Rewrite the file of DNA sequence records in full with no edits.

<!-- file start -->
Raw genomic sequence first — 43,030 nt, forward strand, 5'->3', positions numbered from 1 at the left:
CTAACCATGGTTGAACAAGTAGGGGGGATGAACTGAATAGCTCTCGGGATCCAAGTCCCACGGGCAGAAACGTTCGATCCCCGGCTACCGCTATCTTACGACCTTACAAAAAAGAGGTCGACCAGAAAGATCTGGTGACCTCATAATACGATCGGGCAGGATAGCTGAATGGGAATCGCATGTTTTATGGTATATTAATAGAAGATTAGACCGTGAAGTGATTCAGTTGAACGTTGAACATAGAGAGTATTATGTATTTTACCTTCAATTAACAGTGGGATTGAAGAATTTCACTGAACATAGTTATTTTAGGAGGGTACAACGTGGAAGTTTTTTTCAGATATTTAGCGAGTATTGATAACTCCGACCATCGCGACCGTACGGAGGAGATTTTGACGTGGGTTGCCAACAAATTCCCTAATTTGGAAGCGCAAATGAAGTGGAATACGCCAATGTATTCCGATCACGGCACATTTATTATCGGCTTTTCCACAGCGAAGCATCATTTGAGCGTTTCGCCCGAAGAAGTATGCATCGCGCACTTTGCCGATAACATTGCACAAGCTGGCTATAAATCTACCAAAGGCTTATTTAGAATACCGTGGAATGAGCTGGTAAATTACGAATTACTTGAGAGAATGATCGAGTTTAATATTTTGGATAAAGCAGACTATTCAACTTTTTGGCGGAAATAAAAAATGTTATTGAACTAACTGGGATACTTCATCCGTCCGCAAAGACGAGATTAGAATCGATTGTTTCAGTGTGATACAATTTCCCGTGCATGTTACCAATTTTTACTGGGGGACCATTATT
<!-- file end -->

Raw genomic sequence first — 43,030 nt, forward strand, 5'->3', positions numbered from 1 at the left:
CTAACCATGGTTGAACAAGTAGGGGGGATGAACTGAATAGCTCTCGGGATCCAAGTCCCACGGGCAGAAACGTTCGATCCCCGGCTACCGCTATCTTACGACCTTACAAAAAAGAGGTCGACCAGAAAGATCTGGTGACCTCATAATACGATCGGGCAGGATAGCTGAATGGGAATCGCATGTTTTATGGTATATTAATAGAAGATTAGACCGTGAAGTGATTCAGTTGAACGTTGAACATAGAGAGTATTATGTATTTTACCTTCAATTAACAGTGGGATTGAAGAATTTCACTGAACATAGTTATTTTAGGAGGGTACAACGTGGAAGTTTTTTTCAGATATTTAGCGAGTATTGATAACTCCGACCATCGCGACCGTACGGAGGAGATTTTGACGTGGGTTGCCAACAAATTCCCTAATTTGGAAGCGCAAATGAAGTGGAATACGCCAATGTATTCCGATCACGGCACATTTATTATCGGCTTTTCCACAGCGAAGCATCATTTGAGCGTTTCGCCCGAAGAAGTATGCATCGCGCACTTTGCCGATAACATTGCACAAGCTGGCTATAAATCTACCAAAGGCTTATTTAGAATACCGTGGAATGAGCTGGTAAATTACGAATTACTTGAGAGAATGATCGAGTTTAATATTTTGGATAAAGCAGACTATTCAACTTTTTGGCGGAAATAAAAAATGTTATTGAACTAACTGGGATACTTCATCCGTCCGCAAAGACGAGATTAGAATCGATTGTTTCAGTGTGATACAATTTCCCGTGCATGTTACCAATTTTTACTGGGGGACCATTATT